Barcelona en Comú: a movement-party wins the city
Barcelona en Comú
Housing Energy Water
In June 2014, activists in Barcelona formed a citizen’s platform to stand for election and “win back” the city from its centre-right city council, which the movement saw as having sold out the city to business interests. With little money or experience, the movement ousted the conservative political establishment, and is starting to bring change using a dynamic model of citizen engagement.
In 2014, citizens aiming to “win back” Barcelona from its long-standing, right-wing council formed a movement to stand for election, backed by a collaboratively produced manifesto centered on four fundamental rights: to guarantee basic rights and a decent life for all citizens; boost the economy based on social and environmental justice; democratize institutions; and assume an ethical commitment to its citizens.
It also proposed eradicating economic speculation, improving access to decent housing, and reducing dependence on tourism. All this was underpinned by an ethical commitment to citizens, and a policy of no debts to financial institutions.
In September 2014, 30,000 people signed and validated the manifesto. Candidates were selected to represent Barcelona en Comú in the elections, and a crowdfunding project was launched to fund the campaign. Barcelona en Comú won the city elections.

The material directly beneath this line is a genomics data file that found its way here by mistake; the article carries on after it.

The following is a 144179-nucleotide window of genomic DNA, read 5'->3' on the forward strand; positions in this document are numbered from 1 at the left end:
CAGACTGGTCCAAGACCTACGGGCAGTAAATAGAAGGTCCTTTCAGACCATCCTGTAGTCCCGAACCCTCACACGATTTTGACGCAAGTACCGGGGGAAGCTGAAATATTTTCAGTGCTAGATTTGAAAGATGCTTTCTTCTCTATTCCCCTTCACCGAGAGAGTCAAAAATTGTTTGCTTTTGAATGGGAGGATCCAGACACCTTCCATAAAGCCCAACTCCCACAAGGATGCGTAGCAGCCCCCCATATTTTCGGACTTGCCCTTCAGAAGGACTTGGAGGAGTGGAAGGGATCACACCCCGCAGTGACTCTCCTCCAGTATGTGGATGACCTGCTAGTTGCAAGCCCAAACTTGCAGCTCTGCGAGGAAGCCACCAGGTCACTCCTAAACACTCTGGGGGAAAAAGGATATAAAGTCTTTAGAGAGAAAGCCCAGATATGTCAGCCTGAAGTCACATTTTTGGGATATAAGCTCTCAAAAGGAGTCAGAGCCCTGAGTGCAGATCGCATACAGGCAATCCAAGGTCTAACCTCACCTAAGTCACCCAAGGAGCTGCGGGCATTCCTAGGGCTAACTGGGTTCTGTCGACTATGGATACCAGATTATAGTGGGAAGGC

Barcelona en Comú’s remunicipalization plans for its water supplies have been strongly attacked by right-wing neoliberal parties, but the movement’s coalition-building with water activists and other cities (that successfully remunicipalized the water supply service) has helped withstand this.
In stark contrast to water, there has been no political opposition to the movement’s energy proposals, and a municipal electricity company is set to be launched to start generating electricity for self consumption and to be sold to an increasing number of citizens. The municipality wants to achieve energy self-sufficiency by installing solar panels on the roofs of publicly-owned buildings, such as libraries, markets and civic centres.
And on housing too, victories have been won: a limit on the number of licences for tourist apartments; fines for owners of multiple properties who leave them empty; reform of municipal buildings in the city centre to create public housing, and authorization for municipal land in the city centre to be used by housing cooperatives.
"This citizen political platform has a clear vision for the city, that it was able to present to win the elections despite the pressure of traditional conservative political parties, strong private sector interests and aggressive corporate media. It is truly impressive the massive support they mobilized and how much they managed to accomplish in a very short period of time."
- Lorena Zarate